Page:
Sam Smith's second-half questions the Bulls must answer
The Bulls resume their season on Thursday against the 76ers.
Remind Me Later •
As the Bulls begin their second-half quest for a playoff berth, Sam Smith has questions for these young Bulls.
It finally seems like they're coming out of it.
It didn't feel that way last March, and as uncertain as it was you also sense there were gloomier times to come. There had been concerns and warnings, but when it happens it's just shock. And so darkness set in. There now seems a light at the end of that tunnel of despair.
The Pandemic? Yeah, that, too.
But so it also has been for the Bulls. Nobody died, so no one is likening it to Covid's severity. Though many lost their jobs, also.
And now as the Bulls open the second half of the delayed 2020-21 NBA season, there appears legitimate reasons for optimism and on-court success for the first time since the 2017 draft.
The Bulls are just 16-18 and effectively tied for eighth place in the Eastern Conference with the Toronto Raptors. The Bulls are two games behind fourth place Boston and four games ahead of 14th place Orlando. So more than a half dozen teams continue to dream about a first round playoff home court for whatever that's worth in this era. This season the NBA will inaugurate a play-in tournament for the teams finishing seventh through 10th, thus expanding the chances to at least make the playoffs.
For the first time in four years since the Bulls finished 41-41 and were eliminated in the first round of the playoffs after missing the playoffs the previous season, the Bulls are among those teams again seriously competing for playoff validation.
Statistically, the Bulls finally look like a playoff team.
Overall for offensive and defensive efficiency, they're in the middle of the league and similarly in point differential at almost zero, which historically translates to a .500 record. It's where the Bulls were four years ago making the playoffs, though with an older team with Dwyane Wade and Rajon Rondo.
A closer look reveals the Bulls in the top 10 in the NBA in shooting, assists, pace and defending the three point shot. They're 12th in rebounding rate. But they're near the bottom in turnovers and have a losing record closing close games, having played among the most in the NBA.
Several of those close losses were devastating, last shot wins by Golden State and Portland, a huge blown lead against the Thunder. But there were many positive wins, sweeping the Pelicans, Mavericks and Rockets and barely missing a Trailblazers sweep on those six points in the last seconds. There also have been wins against playoff rivals/hopefuls like the Knicks, Hornets and Pacers.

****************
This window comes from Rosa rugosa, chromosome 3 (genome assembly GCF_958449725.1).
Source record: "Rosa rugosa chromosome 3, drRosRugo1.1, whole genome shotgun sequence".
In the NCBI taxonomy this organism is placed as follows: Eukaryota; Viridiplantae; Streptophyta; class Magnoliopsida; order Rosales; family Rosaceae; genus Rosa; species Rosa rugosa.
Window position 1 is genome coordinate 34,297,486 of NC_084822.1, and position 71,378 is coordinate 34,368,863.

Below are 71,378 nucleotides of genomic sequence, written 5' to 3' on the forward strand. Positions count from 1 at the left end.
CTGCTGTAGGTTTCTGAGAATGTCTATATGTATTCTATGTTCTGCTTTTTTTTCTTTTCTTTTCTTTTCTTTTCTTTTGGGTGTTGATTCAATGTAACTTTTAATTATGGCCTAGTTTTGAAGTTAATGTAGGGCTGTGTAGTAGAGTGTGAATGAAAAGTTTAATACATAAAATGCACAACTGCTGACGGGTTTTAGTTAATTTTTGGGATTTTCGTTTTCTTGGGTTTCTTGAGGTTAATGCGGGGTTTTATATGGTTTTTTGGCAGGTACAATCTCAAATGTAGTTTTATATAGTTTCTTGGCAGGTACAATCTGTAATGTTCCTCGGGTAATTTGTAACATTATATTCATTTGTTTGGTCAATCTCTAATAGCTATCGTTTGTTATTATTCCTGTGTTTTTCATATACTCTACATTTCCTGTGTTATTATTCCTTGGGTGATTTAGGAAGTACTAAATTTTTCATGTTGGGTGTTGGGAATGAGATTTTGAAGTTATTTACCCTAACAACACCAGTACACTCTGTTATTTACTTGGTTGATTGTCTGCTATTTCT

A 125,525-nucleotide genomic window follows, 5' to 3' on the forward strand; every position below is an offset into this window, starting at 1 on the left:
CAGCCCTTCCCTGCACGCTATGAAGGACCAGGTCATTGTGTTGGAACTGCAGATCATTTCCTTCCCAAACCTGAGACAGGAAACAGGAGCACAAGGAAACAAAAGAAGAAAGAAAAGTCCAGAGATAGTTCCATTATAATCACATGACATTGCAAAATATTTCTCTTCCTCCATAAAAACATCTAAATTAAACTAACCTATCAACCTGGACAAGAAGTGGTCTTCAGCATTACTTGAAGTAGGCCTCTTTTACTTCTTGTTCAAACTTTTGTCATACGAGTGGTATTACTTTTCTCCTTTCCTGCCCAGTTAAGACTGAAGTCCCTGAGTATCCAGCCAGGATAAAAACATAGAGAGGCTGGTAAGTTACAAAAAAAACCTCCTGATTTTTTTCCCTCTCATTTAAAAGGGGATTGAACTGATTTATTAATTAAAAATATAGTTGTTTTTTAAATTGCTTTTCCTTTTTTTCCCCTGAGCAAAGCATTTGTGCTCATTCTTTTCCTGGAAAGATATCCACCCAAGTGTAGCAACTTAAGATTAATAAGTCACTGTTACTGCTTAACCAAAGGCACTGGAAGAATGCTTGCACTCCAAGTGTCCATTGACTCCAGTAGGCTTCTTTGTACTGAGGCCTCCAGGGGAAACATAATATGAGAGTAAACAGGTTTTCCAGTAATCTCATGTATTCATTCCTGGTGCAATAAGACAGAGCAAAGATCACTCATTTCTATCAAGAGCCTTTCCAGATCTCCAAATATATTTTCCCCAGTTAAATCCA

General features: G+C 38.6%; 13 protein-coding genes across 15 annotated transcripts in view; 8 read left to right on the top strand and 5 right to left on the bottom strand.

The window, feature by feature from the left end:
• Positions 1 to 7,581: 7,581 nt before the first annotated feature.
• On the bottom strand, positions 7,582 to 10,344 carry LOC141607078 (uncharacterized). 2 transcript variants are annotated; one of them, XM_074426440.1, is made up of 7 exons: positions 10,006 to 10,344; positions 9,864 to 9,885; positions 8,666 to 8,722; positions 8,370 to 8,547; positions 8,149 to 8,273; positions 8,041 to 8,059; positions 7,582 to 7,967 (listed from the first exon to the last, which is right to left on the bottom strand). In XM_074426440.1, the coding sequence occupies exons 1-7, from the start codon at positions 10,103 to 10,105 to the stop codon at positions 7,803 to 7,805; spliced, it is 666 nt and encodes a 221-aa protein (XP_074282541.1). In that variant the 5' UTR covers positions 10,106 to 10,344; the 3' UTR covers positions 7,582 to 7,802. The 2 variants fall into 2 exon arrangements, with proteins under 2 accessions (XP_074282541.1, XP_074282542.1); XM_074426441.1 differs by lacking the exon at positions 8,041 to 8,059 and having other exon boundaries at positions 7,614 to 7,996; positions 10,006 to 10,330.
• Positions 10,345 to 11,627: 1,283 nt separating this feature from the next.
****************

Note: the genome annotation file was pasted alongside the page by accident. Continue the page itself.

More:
So with new coach Billy Donovan and new basketball chief Arturas Karnisovas, this Bulls turnaround is showing progress in its first season.
But is it too soon to let down their guard? Or their guards? The Bulls have gone slowly, adhering to caution as they climb out of that deep, dark hole of defeat that's been a constant companion these last three seasons. They surely could use a shot in the arm to end that pain. But is this the time? And what would it require. More than one?
Here are some of the questions and concerns the Bulls face beginning the second half Thursday against Philadelphia and then Friday against Miami:
What about Lauri Markkanen?
Is this the finale for the Finn? These last 38 games, assuming Markkanen is healthy enough to play them, likely will determine his Bulls future. It was perhaps the No. 1 question heading into this season. And it still is. Is Markkanen part of the Bulls future? Or is it time to pass?
The fourth-year forward after rejecting a Bulls contract offer became a restricted free agent. Before being hurt he was having an excellent season, averaging career highs of 19.1 points for second on the team, 39.6 percent on threes and leading the team in effective field goal percentage. But this time he went out with a shoulder sprain. Perhaps the larger concern is it's the fourth consecutive season the seven-foot Markkanen has been injured without needing surgery. Can his body endure in the NBA? Michael Jordan used to call Horace Grant a slacker for injury absences. Grant played in 95 percent of the Bulls games his seven seasons. Markkanen has played in 70 percent of the Bulls games in his four years. But you also don't give up on a seven footer who shoots 40 percent from three and in his second season was on the verge of being a 20/10 player and outplaying versatile big men like Kristaps Porzingis.
Markkanen is still just 23 years old and sometimes players' bodies adjust to the physical force as they get older considering they generally come into the NBA too young these days. Grant was 23 before he began his second NBA season and became a regular starter. Markkanen has been a starter from his first NBA game at 20. Sign, trade? Power forward? Center? Bull?
Trade Thad Young?
The Bulls are not trading Zach LaVine, and it would seem with his All-Star selection many fans and media members finally may be accepting that. So what about the second best Bulls player this season? Young's reemergence as the glue guy for the Bulls has been one of the best stories of the season. Young despite not starting a game is among the team leaders in scoring and assists and first in steals, shooting and charges taken. Which perhaps makes the 32-year-old, 14-year veteran valuable to a potential championship team. He's not fully guaranteed yet for next season, so the question is why not if Young probably isn't long term with the young team. Get something, perhaps a young player if not Young. Or a draft pick? I certainly hope not.